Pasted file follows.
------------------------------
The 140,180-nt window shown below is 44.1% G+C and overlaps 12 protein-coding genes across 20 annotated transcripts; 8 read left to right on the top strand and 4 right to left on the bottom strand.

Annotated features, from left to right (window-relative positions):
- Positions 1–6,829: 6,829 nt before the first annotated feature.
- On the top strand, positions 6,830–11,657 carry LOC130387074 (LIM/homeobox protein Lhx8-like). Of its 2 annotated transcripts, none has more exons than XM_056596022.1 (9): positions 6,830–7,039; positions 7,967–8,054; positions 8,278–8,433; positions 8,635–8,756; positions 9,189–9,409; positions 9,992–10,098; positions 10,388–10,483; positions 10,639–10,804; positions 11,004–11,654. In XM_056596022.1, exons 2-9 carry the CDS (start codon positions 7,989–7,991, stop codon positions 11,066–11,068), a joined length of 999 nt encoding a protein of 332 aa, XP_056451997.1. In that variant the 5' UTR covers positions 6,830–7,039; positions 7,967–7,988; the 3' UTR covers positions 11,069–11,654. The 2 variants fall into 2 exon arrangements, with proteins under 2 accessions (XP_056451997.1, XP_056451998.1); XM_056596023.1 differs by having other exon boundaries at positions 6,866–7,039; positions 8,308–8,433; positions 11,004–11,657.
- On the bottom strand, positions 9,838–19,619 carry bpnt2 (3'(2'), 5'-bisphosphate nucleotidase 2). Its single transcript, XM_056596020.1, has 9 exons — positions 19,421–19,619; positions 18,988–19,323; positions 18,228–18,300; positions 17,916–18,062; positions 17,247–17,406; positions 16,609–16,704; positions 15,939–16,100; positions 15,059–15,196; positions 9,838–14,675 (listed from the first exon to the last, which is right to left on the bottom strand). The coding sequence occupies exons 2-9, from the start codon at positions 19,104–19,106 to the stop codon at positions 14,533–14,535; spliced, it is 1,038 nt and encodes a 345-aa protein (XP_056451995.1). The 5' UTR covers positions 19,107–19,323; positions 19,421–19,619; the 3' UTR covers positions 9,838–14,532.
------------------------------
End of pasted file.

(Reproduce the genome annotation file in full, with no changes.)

The 140,180-nt window shown below is 44.1% G+C and overlaps 12 protein-coding genes across 20 annotated transcripts; 8 read left to right on the top strand and 4 right to left on the bottom strand.

Annotated features, from left to right (window-relative positions):
- Positions 1–6,829: 6,829 nt before the first annotated feature.
- On the top strand, positions 6,830–11,657 carry LOC130387074 (LIM/homeobox protein Lhx8-like). Of its 2 annotated transcripts, none has more exons than XM_056596022.1 (9): positions 6,830–7,039; positions 7,967–8,054; positions 8,278–8,433; positions 8,635–8,756; positions 9,189–9,409; positions 9,992–10,098; positions 10,388–10,483; positions 10,639–10,804; positions 11,004–11,654. In XM_056596022.1, exons 2-9 carry the CDS (start codon positions 7,989–7,991, stop codon positions 11,066–11,068), a joined length of 999 nt encoding a protein of 332 aa, XP_056451997.1. In that variant the 5' UTR covers positions 6,830–7,039; positions 7,967–7,988; the 3' UTR covers positions 11,069–11,654. The 2 variants fall into 2 exon arrangements, with proteins under 2 accessions (XP_056451997.1, XP_056451998.1); XM_056596023.1 differs by having other exon boundaries at positions 6,866–7,039; positions 8,308–8,433; positions 11,004–11,657.
- On the bottom strand, positions 9,838–19,619 carry bpnt2 (3'(2'), 5'-bisphosphate nucleotidase 2). Its single transcript, XM_056596020.1, has 9 exons — positions 19,421–19,619; positions 18,988–19,323; positions 18,228–18,300; positions 17,916–18,062; positions 17,247–17,406; positions 16,609–16,704; positions 15,939–16,100; positions 15,059–15,196; positions 9,838–14,675 (listed from the first exon to the last, which is right to left on the bottom strand). The coding sequence occupies exons 2-9, from the start codon at positions 19,104–19,106 to the stop codon at positions 14,533–14,535; spliced, it is 1,038 nt and encodes a 345-aa protein (XP_056451995.1). The 5' UTR covers positions 19,107–19,323; positions 19,421–19,619; the 3' UTR covers positions 9,838–14,532.